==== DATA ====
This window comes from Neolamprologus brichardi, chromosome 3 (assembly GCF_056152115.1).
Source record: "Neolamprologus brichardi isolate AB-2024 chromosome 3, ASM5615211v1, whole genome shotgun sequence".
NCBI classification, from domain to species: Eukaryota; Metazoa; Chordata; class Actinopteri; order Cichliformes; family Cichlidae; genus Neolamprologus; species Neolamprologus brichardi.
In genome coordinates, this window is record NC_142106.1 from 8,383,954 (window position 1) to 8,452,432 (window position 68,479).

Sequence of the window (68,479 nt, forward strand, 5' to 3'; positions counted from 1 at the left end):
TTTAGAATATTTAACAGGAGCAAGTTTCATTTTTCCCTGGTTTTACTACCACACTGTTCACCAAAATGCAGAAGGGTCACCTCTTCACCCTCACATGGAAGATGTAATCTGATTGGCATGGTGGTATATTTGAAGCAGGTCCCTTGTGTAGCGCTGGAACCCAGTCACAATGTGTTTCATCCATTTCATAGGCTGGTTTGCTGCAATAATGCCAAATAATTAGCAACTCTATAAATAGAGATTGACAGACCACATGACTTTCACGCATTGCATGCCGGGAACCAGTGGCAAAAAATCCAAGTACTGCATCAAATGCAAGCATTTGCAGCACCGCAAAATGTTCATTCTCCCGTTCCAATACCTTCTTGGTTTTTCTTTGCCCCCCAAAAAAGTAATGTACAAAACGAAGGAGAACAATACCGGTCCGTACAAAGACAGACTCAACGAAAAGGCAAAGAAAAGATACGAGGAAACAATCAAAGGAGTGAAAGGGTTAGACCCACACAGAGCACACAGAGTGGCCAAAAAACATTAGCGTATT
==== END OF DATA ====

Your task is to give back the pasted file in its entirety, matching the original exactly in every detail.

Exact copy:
This window comes from Neolamprologus brichardi, chromosome 3 (assembly GCF_056152115.1).
Source record: "Neolamprologus brichardi isolate AB-2024 chromosome 3, ASM5615211v1, whole genome shotgun sequence".
NCBI classification, from domain to species: Eukaryota; Metazoa; Chordata; class Actinopteri; order Cichliformes; family Cichlidae; genus Neolamprologus; species Neolamprologus brichardi.
In genome coordinates, this window is record NC_142106.1 from 8,383,954 (window position 1) to 8,452,432 (window position 68,479).

Sequence of the window (68,479 nt, forward strand, 5' to 3'; positions counted from 1 at the left end):
TTTAGAATATTTAACAGGAGCAAGTTTCATTTTTCCCTGGTTTTACTACCACACTGTTCACCAAAATGCAGAAGGGTCACCTCTTCACCCTCACATGGAAGATGTAATCTGATTGGCATGGTGGTATATTTGAAGCAGGTCCCTTGTGTAGCGCTGGAACCCAGTCACAATGTGTTTCATCCATTTCATAGGCTGGTTTGCTGCAATAATGCCAAATAATTAGCAACTCTATAAATAGAGATTGACAGACCACATGACTTTCACGCATTGCATGCCGGGAACCAGTGGCAAAAAATCCAAGTACTGCATCAAATGCAAGCATTTGCAGCACCGCAAAATGTTCATTCTCCCGTTCCAATACCTTCTTGGTTTTTCTTTGCCCCCCAAAAAAGTAATGTACAAAACGAAGGAGAACAATACCGGTCCGTACAAAGACAGACTCAACGAAAAGGCAAAGAAAAGATACGAGGAAACAATCAAAGGAGTGAAAGGGTTAGACCCACACAGAGCACACAGAGTGGCCAAAAAACATTAGCGTATT